February 2015

Here’s my month of Pop Music-related stuff for February 2015, starting with a monthly playlist of songs that came my way. After that you’ll find links to interesting things I saw online about Pop, followed by a few words about records I bought and things I did.

Monthly Playlist

Lots of interesting stuff this month. The return of Blur, new stuff from Courtney Barnett and Matthew E White, lots of new discoveries (Nev Cottee, Kenny Rankin, Levon Vincent, Ibeyi). For best results play on shuffle…


Interesting Stuff I Came Across Online

A history of 1990s UK music told through the covers of Select magazine

My pal Jon Bounds listened to every single Beatles song in chronological order, and then wrote about it here. Talking of The Beatles, this article about their 1960s US TV cartoon series contains links to all episodes.

Bobbie Gentry is my favourite pop star ever. This article in The Quietus about her in the forthcoming book from the 33RPM series is great. Also in The Quietus, This interview with Hank Shocklee sheds some light on the processes involved with the making of a number of classic Public Enemy tunes.

Talking of Hip Hop, the Straight Outta Compton trailer did the rounds and looks great

WhoSampled.com provided an overview of the top 10 most sampled Reggae tunes.

On the subject of samples, The Amen Break was everywhere this month. Someone made a wooden representation of the wave form, the BBC made a radio documentary about it, and this campaign was launched to raise cash for surviving Winstons.

The Periodic Table of Synthpop

The Periodic Table of Synthpop

Stuart Maconie had a go at the posh in pop. On a similar tip, this oral history of Shoegazing talks about perceptions of class in the early 1990s Indie scene. And talking of Shoegazing, this video of My Bloody Valentine from 2008 contains the infamous ‘holocaust’ section of You Made Me Realise in all it’s glory

Luca Sticagnoli’s solo acoustic version of AC/DC’s ‘Thunderstruck was quite something

The days of the Cover Version in Pop might be numbered. New records will now be released on Fridays, apparently. And streams now count towards the album charts. Here is some ‘deep analysis’ on that from Popjustice. Meanwhile, Data will save music, it says here.

Peter from Popjustice wrote this great piece about One Direction fans and pop music fandom.

Which leads nicely on to Duran Duran vs Spandau Ballet in the battle of the New Romantics on BBCs 1980s ‘Pop Quiz’

This film of Neil Young in 1971, dicking around on his ranch, was very nice. This film of Keith Richards dicking around with a synthesiser was less bucolic.

ISIS declared war on Pop Music.

ISIS declared war on Pop Music.

 The British Library is creating a directory of sound collections. And the UK Charts launched a lovely online interface for their archive which will have serious implications for the Corinthian spirit in Pub Quizzes.

Charles Manson called off his wedding just before Valentines Day day when it was revealed that his bride-to-bed had some less than romantic ideas.
Nice old US newspaper ad for copyright ambulance chasing.

Nice old US newspaper ad for copyright ambulance chasing.

Writer Pete Paphides posted a great, 80-minute mix of tunes from the Ace Records catalogue. And talking of Ace, their new compilation of 1960s Italian Girl Pop looks great (a few of these made their way on to my monthly list)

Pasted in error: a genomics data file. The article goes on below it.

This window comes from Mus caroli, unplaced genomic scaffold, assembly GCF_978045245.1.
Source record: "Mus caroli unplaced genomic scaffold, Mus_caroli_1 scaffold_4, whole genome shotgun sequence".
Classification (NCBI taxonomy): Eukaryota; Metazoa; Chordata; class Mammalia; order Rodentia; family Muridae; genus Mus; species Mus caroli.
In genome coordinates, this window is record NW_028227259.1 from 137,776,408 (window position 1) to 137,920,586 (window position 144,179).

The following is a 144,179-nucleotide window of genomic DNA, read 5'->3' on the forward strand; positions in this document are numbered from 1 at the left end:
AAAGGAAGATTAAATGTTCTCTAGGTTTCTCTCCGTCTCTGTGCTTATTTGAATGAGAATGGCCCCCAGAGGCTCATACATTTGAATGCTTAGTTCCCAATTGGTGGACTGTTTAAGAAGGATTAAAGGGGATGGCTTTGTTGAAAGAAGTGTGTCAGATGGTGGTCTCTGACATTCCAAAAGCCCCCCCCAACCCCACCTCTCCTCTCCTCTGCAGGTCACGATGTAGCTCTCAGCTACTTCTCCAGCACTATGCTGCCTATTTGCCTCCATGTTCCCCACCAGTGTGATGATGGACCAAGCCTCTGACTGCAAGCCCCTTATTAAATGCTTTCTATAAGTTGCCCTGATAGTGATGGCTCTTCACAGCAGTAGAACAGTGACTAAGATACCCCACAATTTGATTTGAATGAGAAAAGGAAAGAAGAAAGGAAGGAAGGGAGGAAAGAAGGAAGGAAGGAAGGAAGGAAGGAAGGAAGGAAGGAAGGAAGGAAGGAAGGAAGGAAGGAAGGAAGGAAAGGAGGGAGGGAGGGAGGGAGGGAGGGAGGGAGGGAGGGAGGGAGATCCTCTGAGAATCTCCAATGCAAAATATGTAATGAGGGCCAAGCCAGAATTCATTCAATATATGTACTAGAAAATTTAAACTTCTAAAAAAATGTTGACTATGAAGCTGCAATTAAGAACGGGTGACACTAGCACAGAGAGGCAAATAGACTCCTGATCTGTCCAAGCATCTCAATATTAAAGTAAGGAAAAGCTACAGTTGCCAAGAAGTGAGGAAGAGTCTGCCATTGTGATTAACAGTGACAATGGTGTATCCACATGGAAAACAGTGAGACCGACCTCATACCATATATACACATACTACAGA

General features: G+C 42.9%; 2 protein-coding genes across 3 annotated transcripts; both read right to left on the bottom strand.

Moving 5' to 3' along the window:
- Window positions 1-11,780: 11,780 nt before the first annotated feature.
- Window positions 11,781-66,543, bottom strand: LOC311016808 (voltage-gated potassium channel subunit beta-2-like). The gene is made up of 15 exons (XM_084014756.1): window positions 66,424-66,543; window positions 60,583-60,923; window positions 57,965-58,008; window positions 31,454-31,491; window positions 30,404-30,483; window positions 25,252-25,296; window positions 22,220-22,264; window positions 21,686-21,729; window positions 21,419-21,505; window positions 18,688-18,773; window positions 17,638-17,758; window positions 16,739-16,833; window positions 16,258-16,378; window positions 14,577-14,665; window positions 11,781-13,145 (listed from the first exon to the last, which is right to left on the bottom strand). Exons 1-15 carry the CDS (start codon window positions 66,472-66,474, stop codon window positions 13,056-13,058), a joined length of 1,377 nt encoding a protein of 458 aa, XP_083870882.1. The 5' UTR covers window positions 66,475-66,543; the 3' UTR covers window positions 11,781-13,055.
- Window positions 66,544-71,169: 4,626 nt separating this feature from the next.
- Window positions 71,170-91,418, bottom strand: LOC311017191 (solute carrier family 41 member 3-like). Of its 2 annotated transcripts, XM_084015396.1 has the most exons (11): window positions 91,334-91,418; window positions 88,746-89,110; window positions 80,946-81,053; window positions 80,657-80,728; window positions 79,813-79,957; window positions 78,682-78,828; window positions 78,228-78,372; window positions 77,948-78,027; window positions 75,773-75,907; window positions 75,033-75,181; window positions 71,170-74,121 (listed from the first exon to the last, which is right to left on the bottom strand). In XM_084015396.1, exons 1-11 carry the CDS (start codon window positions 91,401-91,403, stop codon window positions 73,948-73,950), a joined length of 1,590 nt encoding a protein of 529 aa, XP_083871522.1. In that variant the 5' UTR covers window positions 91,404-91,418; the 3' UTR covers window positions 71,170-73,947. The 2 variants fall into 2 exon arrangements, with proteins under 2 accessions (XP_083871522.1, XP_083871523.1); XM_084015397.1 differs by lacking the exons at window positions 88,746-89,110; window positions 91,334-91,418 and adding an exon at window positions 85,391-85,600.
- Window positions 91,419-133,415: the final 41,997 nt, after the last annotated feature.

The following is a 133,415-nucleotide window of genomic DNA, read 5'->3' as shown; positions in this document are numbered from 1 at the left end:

Australia will take part in the next Eurovision Song Contest. They will only compete the following year if they win. This means Australia are going to win the Eurovision Song Contest. (It’s like FIFA were in charge, but with shitter pop songs)
The story of Mingering Mike was equally weird and lovely.
The Mixtape heralded social media sharing, it says here, and this infographic showed how vinyl records are made.
Mark E Smith from The Fall is a massive softy.

Mark E Smith from The Fall is a massive softy.

This project takes the discarded elements of the MP3 encoding process and uses them to make music. (This link started a massive row on social media about the efficacy of MP3 technology, which I don’t think is the point of the project, but well done everyone, just the same.)
The marvellous Clickhole launched a fake music app. Since comedy is just just tragedy + time, expect this in the app store soon.
The original, 10-minute test versions of This is Spinal Tap were uncovered on You Tube. Part 1 is here, Part 2 is here.
The 1985 US local TV news report about ‘Cocteau Twins Fever’ is quite something.
How Kraftwerk travelled

How Kraftwerk travelled

Buying Records 

I didn’t have a great deal of time this month, but still managed to pick up one of two things. 13 records in total, and with hopes for more next month. That I’m more excited by the Sarah Brightman 12″ than The Monkees LP perhaps sums up the month in crate-digging.






…and finally

Writing & PhD

I posted two lengthy written pieces to the blog that were created as part of my PhD. I’m now in a Pop Music Writing Group with some other researchers. The idea is we each right 2000 words a fortnight on a given topic. Both of mine are posted to this blog, so have a look if you’re interested. The first (The ZZ Top Paradox) is about Pop Music and Time. The second (Walking Through The City With Headphones On) is about Music and Data.

In other PhD news, I went to a meeting with the Audience Research Team at the BBC in fancy London and also to a 24-hour Data Hackathon. Both were very interesting and have given me the necessary push to get as busy with the data side of things as I have previously been with the literature in the field. I’m still struggling to get my head around the fact that people are prepared to pay me to do this. I’m very fortunate.

More next month…


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